The struggle over the California incentives is only the most recent and visible dust-up as many utilities cling to their established business, and its centralized distribution of energy, until they can figure out a new way to make money. It is a question the Obama administration is grappling with as well as it promotes the integration of more renewable energy into the grid.

Utility executives have watched disruptive technologies cause businesses in other industries to founder — just as cellphones upended the traditional land-based telephone business, producing many a management shake-up — and they want to stay ahead of a fundamental shift in the way electricity is bought, sold and delivered.

“I see an opportunity for us to recreate ourselves, just like the telecommunications industry did,” Michael Yackira, chief executive of NV Energy, a Nevada utility, and chairman of the industry group the Edison Electric Institute, said at the institute’s convention.

The fight in California has become increasingly public, with the two sides releasing reports and counter-reports. A group of fast-growing young companies that install rooftop systems, including SolarCity, Sungevity, Sunrun and Verengo, recently formed their own lobbying group, the Alliance for Solar Choice, to battle efforts to weaken the subsidies and credit systems.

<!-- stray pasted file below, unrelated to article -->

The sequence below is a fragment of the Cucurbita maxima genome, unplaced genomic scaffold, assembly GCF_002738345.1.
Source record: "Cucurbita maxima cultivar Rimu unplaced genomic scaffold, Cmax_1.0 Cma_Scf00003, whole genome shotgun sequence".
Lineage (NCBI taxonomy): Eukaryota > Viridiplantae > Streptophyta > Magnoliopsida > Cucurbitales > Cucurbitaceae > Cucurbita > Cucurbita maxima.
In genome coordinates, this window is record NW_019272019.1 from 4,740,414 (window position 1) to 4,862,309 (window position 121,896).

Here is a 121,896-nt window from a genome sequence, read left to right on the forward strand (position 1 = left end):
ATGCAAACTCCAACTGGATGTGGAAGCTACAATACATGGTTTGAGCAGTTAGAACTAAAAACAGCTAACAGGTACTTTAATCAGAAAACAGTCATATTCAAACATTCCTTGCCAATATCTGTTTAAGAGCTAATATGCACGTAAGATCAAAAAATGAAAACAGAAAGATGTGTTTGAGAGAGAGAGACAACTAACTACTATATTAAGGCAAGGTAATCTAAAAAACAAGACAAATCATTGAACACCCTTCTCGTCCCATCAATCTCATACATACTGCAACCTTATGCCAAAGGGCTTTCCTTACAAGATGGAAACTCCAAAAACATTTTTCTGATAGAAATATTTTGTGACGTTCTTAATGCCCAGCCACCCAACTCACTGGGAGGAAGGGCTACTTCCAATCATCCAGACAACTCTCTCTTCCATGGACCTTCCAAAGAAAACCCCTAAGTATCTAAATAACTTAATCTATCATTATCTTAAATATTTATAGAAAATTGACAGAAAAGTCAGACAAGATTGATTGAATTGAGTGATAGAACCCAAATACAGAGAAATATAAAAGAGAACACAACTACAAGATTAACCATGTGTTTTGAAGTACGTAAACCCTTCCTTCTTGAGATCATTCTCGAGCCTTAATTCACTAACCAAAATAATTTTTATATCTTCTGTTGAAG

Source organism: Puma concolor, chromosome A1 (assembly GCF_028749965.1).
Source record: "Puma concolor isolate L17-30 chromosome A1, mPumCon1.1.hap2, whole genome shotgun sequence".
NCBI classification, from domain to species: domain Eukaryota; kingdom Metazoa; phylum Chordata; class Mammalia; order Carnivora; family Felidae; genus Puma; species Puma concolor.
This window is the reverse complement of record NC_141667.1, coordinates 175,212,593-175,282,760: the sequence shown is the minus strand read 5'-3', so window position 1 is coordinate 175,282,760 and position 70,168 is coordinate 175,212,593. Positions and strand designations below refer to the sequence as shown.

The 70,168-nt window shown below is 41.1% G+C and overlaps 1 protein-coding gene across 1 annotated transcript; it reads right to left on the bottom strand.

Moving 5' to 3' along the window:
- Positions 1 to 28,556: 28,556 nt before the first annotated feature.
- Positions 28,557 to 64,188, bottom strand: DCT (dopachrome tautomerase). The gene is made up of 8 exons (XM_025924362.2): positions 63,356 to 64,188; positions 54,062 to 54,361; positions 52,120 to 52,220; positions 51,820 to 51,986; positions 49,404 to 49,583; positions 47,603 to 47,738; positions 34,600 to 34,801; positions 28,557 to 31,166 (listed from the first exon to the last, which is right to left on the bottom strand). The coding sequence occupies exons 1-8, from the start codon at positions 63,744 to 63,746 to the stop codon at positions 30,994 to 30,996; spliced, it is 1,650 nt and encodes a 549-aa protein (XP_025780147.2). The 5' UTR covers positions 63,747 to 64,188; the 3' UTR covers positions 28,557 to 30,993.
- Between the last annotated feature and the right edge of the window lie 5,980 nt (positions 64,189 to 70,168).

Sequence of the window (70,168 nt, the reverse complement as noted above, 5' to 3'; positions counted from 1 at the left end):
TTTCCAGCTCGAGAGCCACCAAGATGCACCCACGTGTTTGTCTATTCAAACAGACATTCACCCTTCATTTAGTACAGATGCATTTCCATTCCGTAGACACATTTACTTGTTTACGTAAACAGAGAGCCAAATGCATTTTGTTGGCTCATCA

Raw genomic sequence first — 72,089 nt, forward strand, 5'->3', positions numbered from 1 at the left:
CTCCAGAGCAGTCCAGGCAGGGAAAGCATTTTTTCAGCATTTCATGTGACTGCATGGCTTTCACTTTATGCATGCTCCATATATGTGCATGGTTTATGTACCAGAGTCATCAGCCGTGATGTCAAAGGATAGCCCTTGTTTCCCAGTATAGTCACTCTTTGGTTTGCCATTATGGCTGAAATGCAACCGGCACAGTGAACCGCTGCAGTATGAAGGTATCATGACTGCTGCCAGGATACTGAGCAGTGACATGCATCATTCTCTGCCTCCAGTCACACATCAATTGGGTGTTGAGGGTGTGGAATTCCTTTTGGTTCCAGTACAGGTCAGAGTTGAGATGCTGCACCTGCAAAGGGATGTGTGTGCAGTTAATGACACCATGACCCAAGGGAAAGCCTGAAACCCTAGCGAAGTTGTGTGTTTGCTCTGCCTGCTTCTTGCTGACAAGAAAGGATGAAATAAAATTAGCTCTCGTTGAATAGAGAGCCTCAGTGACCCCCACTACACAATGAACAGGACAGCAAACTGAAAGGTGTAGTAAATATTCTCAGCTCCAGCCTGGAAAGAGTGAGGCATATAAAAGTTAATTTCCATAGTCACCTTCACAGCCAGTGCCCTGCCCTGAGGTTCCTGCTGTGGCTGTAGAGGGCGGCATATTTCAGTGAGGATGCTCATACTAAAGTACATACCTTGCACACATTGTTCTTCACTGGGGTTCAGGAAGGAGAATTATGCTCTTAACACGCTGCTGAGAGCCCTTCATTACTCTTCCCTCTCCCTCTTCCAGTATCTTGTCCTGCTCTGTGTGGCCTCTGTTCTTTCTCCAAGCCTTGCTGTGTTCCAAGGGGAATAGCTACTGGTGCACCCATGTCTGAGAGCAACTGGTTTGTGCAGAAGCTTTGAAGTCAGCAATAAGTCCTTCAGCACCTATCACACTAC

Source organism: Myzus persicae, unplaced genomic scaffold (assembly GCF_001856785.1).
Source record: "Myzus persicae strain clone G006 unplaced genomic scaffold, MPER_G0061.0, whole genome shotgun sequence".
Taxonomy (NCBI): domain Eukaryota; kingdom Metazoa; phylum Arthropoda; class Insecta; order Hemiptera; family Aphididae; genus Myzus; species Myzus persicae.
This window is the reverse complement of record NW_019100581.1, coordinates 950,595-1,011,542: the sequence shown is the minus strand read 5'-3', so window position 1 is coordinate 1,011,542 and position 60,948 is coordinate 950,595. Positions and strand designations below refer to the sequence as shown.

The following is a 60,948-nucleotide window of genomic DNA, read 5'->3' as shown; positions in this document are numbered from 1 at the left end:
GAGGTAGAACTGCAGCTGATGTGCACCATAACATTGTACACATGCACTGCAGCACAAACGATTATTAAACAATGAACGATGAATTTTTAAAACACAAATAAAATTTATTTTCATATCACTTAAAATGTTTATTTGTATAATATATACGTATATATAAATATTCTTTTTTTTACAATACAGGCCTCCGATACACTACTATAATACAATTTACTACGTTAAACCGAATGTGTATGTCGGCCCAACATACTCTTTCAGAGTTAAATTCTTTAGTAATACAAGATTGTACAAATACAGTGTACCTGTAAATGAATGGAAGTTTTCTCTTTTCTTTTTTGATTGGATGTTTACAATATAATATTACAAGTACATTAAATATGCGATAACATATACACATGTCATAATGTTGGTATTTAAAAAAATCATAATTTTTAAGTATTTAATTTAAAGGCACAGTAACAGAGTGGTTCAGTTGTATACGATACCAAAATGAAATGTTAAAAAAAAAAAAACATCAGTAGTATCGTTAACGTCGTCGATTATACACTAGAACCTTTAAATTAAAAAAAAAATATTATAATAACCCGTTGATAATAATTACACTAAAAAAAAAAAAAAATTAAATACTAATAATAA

They have good reason. In California, as intended, net metering has proved a strong draw for customers. From 2010 to 2012, the amount of solar installed each year has increased 160 percent, almost doubling the amount of electricity rooftop systems can make, according to the Solar Energy Industries Association. With federal tax credits and a rebate program for installation costs under the California Solar Initiative phasing out, determining how much to pay customers has become even more critical.

“Net metering right now is the only way for customers to get value for their rooftop solar systems,” said Adam Browning, executive director of the advocacy group Vote Solar.

Browning and other proponents say solar customers deserve fair payment not only for the electricity they transmit but for the value that smaller, more dispersed power generators give to utilities. Making more power closer to where it is used, advocates say, can reduce stress on the grid and make it more reliable, as well as save utilities from having to build and maintain more infrastructure and large, centralized generators.

But utility executives say that when solar customers no longer pay for electricity, they also stop paying for the grid, shifting those costs to other customers. Utilities generally make their profits by making investments in infrastructure and designing customer rates to earn that money back with a guaranteed return, set on average by regulators at about 10 percent.

“If the costs to maintain the grid are not being borne by some customers, then other customers have to bear a bigger and bigger portion,” said Steve Malnight, a vice president at Pacific Gas and Electric. “As those costs get shifted, that leads to higher and higher rates for customers who don’t take advantage of solar.”